Now let’s take a look at an essential oil that you probably use every day and assume you know a sufficient amount of useful information. Our ‘blend easily with everything’ Sweet Orange essential oil. Sweet Orange oil is quite well equipped with scientific research as well as many recommendations for aromatherapy use from various authors and practitioners. Something I personally have not come across is support for wound healing. I have read many suggestions for skin care but never wounds. However, knowing that limonene makes up most of this lovely oil it got me curious. Limonene is another very well researched and useful component frequently found in hundreds of different essential oils so it pays off to pay attention to it. Among a long list of useful properties is wound healing6 as well. Surprised? Not really. Sweet Orange has so many wonderful properties we already know about it shouldn’t be a big surprise that it is useful for wound healing as well but it does give you that extra professional look to know why it actually works that way as well as the confidence and firm grounds to include it in your products. And above all, it gives you a broader and more valuable outlook on the oils you already have in your collection. This way you can take maximum advantage on the oils you already have and save money, get more credibility for your work and gain confidence in your knowledge.

This is just the tip of the iceberg on why incorporating the knowledge of essential oil chemistry is so vitally important in our role as professional aromatherapists. This knowledge will not only save you money and time but build your confidence and your clients’ trust. More than that, once you understand how useful it is and how it directly affects the quality and effectiveness of your work it will lead you to further explore your essential oils, what they really are, biochemically speaking. It will reveal a much clearer understanding of their therapeutic action, the most appropriate dosage and very, very effective blending. Understanding how essential oils work holistically it’s one of the things that sets aromatherapist apart, however, it includes all aspects – body, mind, spirit and chemistry is there to help us make sense of it all.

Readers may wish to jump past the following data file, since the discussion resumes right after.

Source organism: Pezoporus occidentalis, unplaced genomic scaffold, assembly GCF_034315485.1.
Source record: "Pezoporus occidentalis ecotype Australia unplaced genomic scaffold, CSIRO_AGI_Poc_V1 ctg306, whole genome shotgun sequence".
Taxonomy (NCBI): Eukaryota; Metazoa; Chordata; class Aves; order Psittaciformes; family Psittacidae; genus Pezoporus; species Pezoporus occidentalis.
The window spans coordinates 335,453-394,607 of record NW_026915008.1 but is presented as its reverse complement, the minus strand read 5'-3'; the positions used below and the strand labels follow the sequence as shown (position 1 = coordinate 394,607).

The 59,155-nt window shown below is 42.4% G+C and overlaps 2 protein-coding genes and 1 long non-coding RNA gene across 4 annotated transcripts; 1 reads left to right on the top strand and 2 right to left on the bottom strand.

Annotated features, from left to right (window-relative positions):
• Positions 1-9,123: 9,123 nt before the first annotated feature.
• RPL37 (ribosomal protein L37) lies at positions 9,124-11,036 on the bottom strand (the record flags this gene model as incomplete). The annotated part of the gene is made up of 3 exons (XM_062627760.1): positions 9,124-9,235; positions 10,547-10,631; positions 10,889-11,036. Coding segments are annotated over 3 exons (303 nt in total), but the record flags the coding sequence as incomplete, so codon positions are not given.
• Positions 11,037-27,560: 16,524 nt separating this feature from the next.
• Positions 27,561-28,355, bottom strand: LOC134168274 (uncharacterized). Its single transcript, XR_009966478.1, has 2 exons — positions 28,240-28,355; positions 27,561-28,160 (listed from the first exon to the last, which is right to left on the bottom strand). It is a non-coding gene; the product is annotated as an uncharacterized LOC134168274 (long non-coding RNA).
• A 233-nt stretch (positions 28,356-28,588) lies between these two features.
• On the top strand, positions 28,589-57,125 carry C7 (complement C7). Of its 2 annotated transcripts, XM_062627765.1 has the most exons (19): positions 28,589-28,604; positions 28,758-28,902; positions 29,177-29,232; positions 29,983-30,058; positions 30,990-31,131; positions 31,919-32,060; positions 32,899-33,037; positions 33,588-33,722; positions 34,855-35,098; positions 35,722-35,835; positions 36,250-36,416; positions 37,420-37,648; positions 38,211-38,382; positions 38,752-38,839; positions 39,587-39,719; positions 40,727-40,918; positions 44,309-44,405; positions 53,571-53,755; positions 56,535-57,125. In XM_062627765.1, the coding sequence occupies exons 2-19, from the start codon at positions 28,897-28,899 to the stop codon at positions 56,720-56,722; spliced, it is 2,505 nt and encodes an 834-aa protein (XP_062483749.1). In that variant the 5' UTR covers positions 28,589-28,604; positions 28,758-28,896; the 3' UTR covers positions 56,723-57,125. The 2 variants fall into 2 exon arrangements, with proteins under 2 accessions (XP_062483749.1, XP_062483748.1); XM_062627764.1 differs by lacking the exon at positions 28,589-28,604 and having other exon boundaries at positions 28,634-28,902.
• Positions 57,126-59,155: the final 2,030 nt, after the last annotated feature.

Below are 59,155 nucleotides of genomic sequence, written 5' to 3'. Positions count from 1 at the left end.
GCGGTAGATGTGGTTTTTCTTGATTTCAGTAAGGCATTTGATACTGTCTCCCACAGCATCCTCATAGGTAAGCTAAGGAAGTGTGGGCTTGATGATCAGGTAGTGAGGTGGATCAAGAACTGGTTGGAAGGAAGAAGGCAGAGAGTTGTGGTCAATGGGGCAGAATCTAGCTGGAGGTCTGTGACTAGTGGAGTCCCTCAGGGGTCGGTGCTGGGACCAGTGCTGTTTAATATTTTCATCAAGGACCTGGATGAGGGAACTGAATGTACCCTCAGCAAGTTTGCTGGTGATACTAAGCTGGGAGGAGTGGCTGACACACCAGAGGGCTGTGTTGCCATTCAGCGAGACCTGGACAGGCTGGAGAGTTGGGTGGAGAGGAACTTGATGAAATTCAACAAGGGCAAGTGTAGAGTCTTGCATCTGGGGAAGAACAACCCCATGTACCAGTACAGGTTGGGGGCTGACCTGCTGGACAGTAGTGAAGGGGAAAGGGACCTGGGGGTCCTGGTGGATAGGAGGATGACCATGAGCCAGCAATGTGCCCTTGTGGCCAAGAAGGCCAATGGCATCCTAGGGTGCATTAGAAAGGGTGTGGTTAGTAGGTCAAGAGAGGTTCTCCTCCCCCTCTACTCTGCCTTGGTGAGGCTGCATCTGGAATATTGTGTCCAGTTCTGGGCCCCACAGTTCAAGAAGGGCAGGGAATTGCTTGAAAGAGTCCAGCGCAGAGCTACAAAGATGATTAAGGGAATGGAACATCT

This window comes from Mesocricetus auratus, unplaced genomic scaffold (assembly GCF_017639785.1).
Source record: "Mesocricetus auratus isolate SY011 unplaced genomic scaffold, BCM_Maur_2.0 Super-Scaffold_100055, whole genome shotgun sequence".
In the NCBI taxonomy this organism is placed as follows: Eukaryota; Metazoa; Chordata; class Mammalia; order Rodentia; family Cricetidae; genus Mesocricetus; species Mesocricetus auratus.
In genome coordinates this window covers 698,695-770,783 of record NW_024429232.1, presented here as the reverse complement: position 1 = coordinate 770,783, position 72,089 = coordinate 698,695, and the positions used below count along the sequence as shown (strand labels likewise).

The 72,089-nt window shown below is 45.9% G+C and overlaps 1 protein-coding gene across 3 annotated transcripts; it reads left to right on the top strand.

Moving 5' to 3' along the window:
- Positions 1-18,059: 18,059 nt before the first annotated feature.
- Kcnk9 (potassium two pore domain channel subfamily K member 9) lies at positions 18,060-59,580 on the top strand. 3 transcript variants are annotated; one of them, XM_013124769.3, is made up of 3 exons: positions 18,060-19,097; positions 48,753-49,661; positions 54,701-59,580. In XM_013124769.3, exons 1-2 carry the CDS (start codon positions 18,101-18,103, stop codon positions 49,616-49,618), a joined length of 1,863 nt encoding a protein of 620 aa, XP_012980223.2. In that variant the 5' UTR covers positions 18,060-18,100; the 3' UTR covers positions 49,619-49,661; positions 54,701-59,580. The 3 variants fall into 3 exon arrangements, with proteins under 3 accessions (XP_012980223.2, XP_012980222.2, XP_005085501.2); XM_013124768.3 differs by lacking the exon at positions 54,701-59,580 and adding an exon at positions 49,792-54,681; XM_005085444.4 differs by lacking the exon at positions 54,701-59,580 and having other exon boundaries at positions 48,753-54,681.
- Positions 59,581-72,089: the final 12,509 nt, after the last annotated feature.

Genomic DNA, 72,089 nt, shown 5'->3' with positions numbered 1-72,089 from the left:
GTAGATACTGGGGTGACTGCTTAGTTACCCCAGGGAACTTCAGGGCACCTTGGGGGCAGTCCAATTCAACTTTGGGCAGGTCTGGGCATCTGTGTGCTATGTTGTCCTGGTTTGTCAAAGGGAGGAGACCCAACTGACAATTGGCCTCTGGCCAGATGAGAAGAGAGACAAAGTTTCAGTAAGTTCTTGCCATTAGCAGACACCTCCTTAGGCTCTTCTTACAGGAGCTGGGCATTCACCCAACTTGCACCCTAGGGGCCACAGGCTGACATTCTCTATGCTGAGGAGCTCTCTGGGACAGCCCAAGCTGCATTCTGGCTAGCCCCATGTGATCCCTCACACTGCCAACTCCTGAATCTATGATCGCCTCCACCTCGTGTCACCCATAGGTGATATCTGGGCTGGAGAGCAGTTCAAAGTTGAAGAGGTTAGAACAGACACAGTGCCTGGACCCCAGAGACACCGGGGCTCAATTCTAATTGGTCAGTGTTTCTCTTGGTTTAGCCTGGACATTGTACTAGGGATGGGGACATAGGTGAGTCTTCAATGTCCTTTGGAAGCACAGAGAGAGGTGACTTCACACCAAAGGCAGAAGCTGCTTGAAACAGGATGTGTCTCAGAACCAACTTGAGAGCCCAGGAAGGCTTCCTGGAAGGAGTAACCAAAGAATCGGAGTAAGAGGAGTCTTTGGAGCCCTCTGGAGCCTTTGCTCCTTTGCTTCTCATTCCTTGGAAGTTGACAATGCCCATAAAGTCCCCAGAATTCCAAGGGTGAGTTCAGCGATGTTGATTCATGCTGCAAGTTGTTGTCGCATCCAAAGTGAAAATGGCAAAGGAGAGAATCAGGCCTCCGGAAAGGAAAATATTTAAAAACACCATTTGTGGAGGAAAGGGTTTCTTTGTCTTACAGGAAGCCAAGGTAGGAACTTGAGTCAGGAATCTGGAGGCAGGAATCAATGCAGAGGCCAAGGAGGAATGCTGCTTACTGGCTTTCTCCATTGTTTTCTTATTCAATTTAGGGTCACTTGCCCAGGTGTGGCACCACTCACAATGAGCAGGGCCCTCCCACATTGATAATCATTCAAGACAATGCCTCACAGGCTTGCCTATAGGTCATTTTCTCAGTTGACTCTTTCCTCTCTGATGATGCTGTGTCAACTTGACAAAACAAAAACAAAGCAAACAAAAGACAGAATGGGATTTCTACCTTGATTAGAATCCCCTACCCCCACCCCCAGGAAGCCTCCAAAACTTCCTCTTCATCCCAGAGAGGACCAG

All references are from Dropsmith and I invite you to check them out yourself including the mentioned oils:

You can play with different ratios of chemical components and find out which essential oils contain them in Dropsmith’s filter here

 

This article was originaly written and first published at The Well School.

 

Bibliography

1. Dos santos ÉRQ, Maia CSF, Fontes junior EA, Melo AS, Pinheiro BG, Maia JGS. (2018) Linalool-rich essential oils from the Amazon display antidepressant-type effect in rodents. J Ethnopharmacol. 212:43-49.

2. Cutillas AB, Carrasco A, Martinez-Gutierrez R, Tomas V, Tudela J. (2018) Thymus mastichina L. essential oils from Murcia (Spain): Composition and antioxidant, antienzymatic and antimicrobial bioactivities. PLoS One, Jan, 13(1):e0190790.

3. De siqueira RJ, Rodrigues KM, Da silva MT, et al. (2014) Linalool-rich rosewood oil induces vago-vagal bradycardic and depressor reflex in rats. Phytother Res. 28(1):42-8.

4. Herman A, Tambor K, Herman A. (2016) Linalool Affects the Antimicrobial Efficacy of Essential Oils. Curr Microbiol., 72(2):165-72.

5. de Oliveira BM, Melo CR, Alves PB, Santos AA, Santos AC, Santana AD, Araújo AP, Nascimento PE, Blank AF, Bacci L. (2017) Essential Oil of Aristolochia trilobata: Synthesis, Routes of Exposure, Acute Toxicity, Binary Mixtures and Behavioral Effects on Leaf-Cutting Ants. Molecules, Feb 25, 22(3).

6. Keskin I, Gunal Y, Ayla S, Kolbasi B, Sakul A, Kilic U, Gok O, Koroglu K, Ozbek H. (2017) Effects of Foeniculum vulgare essential oil compounds, fenchone and limonene, on experimental wound healing. Biotech Histochem, 92(4):274-282.